52. ^ a b c d Kaczynski, Andrew. "GOP Senate hopeful's radio show listed pro-southern secession group as a 'favorite' website". CNN. Retrieved March 6, 2018.
  53. ^ Williams, Angela (January 23, 2017). "Chris McDaniel slams 'unhappy liberal women' after march". Retrieved March 23, 2018.
  54. ^ Andrew Kaczynski & Gideon Resnick (June 14, 2014). "In First Run For Office, Chris McDaniel Plagiarized Immigration Plan". BuzzFeed News.
  55. ^ a b "A Big Shift Is Happening In American Views On Immigration". Business Insider. Retrieved September 26, 2018.
  56. ^ Larrison Campbell (September 19, 2018). "Fact check: McDaniel's claim that women fake '99 percent' of sexual assault claims". Mississippi Today.
  57. ^ Alex Kasprak (September 25, 2018). "Are 99% of Rape Allegations 'Absolutely Fabricated'?". Snopes.
  58. ^ Pittmann, Ashton (September 9, 2018). "It's all fake': in Trump's heartland, talk of White House chaos rings hollow". The Guardian.
  59. ^ Murphy, Tim. "Mississippi Senate Candidate Says He Didn't Speak at Neo-Confederate Conference". Mother Jones. Mother Jones. Retrieved June 10, 2014.
  60. ^ Strauss, Daniel (November 2013). "McDaniel Now Says He Only Attended One Neo-Confederate Event". talkingpointsmemo.com. Talking Points Memo. Retrieved June 10, 2014.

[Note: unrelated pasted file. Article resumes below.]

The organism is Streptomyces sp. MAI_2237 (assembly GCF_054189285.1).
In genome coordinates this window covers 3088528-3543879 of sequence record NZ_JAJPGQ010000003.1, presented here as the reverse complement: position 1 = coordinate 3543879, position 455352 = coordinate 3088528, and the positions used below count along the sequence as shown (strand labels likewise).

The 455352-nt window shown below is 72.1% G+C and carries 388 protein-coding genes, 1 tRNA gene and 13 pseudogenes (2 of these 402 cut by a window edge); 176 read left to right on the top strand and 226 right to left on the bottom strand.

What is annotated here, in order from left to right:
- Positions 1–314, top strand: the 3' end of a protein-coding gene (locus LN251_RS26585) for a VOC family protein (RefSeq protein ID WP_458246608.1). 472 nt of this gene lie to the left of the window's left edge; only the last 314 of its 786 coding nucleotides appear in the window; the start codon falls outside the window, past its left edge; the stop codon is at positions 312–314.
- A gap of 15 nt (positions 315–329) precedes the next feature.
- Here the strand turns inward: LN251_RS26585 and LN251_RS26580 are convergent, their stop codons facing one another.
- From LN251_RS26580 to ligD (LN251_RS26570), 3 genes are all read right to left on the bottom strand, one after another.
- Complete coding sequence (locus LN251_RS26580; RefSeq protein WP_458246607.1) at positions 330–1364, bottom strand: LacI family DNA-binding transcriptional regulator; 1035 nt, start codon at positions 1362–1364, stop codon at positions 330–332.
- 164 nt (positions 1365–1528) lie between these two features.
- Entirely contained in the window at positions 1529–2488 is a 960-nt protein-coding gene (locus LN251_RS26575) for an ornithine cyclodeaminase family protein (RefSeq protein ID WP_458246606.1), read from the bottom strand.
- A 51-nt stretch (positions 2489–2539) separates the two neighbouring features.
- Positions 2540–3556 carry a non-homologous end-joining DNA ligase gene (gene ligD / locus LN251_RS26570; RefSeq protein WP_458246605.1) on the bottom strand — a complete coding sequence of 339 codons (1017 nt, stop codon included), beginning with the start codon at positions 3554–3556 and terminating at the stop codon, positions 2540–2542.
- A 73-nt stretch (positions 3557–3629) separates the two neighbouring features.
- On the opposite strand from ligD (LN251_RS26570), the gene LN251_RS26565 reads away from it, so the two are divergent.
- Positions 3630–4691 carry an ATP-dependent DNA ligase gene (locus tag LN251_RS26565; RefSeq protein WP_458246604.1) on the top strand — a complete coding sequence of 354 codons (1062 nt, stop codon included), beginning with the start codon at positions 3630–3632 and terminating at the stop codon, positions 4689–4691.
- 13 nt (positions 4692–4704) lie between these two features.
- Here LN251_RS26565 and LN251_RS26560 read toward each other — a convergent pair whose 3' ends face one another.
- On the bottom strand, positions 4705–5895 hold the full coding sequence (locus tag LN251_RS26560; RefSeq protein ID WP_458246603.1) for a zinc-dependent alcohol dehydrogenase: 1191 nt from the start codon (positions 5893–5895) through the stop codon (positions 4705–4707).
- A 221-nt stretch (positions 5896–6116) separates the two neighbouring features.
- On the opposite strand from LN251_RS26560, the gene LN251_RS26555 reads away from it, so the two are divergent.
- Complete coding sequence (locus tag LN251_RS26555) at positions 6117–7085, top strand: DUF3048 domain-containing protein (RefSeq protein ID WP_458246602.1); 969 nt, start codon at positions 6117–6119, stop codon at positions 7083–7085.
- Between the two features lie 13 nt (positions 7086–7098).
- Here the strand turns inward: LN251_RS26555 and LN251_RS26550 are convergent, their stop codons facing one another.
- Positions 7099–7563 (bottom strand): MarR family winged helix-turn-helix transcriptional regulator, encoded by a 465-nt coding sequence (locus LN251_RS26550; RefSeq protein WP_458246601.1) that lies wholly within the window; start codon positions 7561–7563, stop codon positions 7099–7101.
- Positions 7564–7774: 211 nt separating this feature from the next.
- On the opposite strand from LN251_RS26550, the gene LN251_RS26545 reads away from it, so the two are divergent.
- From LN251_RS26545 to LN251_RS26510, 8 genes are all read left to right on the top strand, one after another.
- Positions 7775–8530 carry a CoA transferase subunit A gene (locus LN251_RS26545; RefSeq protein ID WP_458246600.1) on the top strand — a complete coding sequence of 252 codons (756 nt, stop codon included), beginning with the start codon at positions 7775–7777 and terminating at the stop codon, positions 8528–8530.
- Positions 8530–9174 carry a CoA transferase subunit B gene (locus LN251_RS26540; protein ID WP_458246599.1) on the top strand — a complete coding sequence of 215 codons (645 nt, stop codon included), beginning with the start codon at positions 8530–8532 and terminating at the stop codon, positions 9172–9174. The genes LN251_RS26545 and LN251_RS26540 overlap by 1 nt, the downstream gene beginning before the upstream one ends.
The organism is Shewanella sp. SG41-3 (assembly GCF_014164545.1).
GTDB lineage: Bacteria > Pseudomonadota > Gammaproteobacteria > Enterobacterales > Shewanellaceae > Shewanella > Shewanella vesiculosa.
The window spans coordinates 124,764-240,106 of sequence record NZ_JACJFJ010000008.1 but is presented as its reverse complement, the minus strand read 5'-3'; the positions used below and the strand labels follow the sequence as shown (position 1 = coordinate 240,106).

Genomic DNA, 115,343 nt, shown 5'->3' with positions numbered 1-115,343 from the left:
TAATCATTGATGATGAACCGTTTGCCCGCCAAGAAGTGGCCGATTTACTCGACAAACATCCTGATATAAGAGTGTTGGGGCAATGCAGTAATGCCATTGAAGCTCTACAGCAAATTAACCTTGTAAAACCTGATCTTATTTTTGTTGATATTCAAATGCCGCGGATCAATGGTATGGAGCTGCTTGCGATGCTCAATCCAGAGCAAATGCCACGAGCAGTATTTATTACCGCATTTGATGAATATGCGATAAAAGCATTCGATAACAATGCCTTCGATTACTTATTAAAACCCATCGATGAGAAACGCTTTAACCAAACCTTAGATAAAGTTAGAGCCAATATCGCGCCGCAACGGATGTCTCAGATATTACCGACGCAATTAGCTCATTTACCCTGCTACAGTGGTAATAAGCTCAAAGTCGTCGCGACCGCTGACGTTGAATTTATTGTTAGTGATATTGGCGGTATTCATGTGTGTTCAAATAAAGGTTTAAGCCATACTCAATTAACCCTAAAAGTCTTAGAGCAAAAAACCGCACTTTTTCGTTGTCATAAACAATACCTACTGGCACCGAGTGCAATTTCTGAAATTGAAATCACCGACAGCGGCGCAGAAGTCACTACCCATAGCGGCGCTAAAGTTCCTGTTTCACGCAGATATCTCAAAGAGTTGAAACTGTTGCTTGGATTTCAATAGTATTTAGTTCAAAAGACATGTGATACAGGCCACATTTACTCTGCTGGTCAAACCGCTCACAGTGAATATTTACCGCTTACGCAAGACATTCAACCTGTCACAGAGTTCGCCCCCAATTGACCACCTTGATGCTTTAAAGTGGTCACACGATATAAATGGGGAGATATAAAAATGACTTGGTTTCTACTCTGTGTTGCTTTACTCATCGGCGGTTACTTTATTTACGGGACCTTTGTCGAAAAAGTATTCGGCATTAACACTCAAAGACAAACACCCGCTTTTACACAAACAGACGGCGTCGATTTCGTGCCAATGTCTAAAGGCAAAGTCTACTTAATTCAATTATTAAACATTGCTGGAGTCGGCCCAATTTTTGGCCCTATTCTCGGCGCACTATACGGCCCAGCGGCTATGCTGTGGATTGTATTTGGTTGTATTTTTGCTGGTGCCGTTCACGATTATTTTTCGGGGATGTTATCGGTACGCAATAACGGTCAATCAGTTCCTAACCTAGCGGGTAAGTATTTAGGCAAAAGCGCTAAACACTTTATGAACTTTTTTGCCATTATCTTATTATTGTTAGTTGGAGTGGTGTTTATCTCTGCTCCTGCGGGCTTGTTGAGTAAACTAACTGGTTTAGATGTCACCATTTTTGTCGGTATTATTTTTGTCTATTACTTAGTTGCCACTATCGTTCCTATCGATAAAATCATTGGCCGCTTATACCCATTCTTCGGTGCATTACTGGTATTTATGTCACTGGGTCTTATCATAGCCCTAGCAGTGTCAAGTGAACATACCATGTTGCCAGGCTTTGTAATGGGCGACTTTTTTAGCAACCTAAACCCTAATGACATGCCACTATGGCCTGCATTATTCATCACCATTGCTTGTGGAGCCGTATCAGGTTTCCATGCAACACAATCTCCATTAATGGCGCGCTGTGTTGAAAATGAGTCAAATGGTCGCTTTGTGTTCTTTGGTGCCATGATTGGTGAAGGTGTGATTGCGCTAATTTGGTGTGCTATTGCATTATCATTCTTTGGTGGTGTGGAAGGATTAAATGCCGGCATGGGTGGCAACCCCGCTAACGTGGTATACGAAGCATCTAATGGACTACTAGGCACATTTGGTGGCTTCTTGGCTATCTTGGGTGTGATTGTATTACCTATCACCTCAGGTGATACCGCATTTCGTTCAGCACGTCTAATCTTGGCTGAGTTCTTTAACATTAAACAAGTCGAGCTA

61. ^ "McDaniel, others refute story about him at Confederate event". www.clarionledger.com. Clarion Ledge. Retrieved June 10, 2014.
  62. ^ Schultheis, Emily. "Chris McDaniel audio: Slavery, race, women". Politico. Politico. Retrieved June 10, 2014. Asked, for example, about reparations for slavery, McDaniel said: 'If they pass reparations, and my taxes are going up, I ain’t paying taxes.' And on having to learn Spanish, he said: 'You’ll have to learn just enough to ask where the bathroom is. Baños. Baños. That’s what you say.' He also, when asked to translate 'Do you have a sister?' replied, 'What about mamacita? … Mamacita works….I’m an English-speaking Anglo. I have no idea what it means, actually, but I’ve said it a few times, just for, you know, fun. And I think it basically means, "Hey, hot mama." Or, you know, "You’re a fine looking young thing."'
  63. ^ "Miss. Senate Hopeful Chris McDaniel Riffed on 'Mamacita,' Reparations". The Wall Street Journal. April 10, 2014. Retrieved June 18, 2014.
  64. ^ "Don't Call Me 'Mamacita.' I Am Not Your Mommy". NPR. June 6, 2014. Retrieved June 18, 2014.
  65. ^ Moye, David (August 16, 2018). "The Internet Schools GOP Senate Candidate Chris McDaniel About Robert E. Lee And Slavery". Huffington Post. Retrieved August 17, 2018.
  66. ^ John McKee Barr. Loathing Lincoln: An American Tradition from the Civil War to the Present (LSU Press, 2014), 59.
  67. ^ Eric Foner. "The Making and the Breaking of the Legend of Robert E. Lee". New York Times (August 28, 2017).
  68. ^ Serwer, Adam (June 4, 2017). "The Myth of the Kindly General Lee". The Atlantic. Retrieved August 17, 2018.
  69. ^ Raymond, Adam K. "Is Robert E. Lee a Hero? GOP Candidate's Twitter Poll Isn't Going as He Hoped". Daily Intelligencer. Retrieved August 31, 2018.
  70. ^ Jason, Vannatta. "Welcome To Miss Mississippi Usa And Miss Mississippi Teen Usa". Missmississippiusa.com. Retrieved October 23, 2013.
  71. ^ "Carey inducts alumni". Msbusiness.com. May 27, 2012. Retrieved October 23, 2013.